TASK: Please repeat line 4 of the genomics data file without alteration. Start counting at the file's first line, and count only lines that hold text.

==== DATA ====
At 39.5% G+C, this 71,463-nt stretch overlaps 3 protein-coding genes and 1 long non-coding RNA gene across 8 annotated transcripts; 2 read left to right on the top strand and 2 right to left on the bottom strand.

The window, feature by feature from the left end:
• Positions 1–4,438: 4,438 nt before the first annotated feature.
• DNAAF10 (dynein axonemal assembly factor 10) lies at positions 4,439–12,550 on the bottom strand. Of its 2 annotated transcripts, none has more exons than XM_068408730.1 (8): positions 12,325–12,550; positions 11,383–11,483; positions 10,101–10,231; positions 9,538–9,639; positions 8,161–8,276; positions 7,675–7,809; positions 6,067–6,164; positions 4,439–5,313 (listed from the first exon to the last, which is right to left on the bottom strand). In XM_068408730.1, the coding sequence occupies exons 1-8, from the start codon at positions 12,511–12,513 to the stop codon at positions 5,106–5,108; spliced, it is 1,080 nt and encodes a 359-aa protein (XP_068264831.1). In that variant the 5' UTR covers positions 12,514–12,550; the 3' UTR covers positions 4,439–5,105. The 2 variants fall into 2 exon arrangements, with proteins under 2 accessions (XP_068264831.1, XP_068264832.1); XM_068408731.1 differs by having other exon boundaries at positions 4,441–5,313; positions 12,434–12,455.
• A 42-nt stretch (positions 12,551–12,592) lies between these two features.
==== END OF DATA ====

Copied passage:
• DNAAF10 (dynein axonemal assembly factor 10) lies at positions 4,439–12,550 on the bottom strand. Of its 2 annotated transcripts, none has more exons than XM_068408730.1 (8): positions 12,325–12,550; positions 11,383–11,483; positions 10,101–10,231; positions 9,538–9,639; positions 8,161–8,276; positions 7,675–7,809; positions 6,067–6,164; positions 4,439–5,313 (listed from the first exon to the last, which is right to left on the bottom strand). In XM_068408730.1, the coding sequence occupies exons 1-8, from the start codon at positions 12,511–12,513 to the stop codon at positions 5,106–5,108; spliced, it is 1,080 nt and encodes a 359-aa protein (XP_068264831.1). In that variant the 5' UTR covers positions 12,514–12,550; the 3' UTR covers positions 4,439–5,105. The 2 variants fall into 2 exon arrangements, with proteins under 2 accessions (XP_068264831.1, XP_068264832.1); XM_068408731.1 differs by having other exon boundaries at positions 4,441–5,313; positions 12,434–12,455.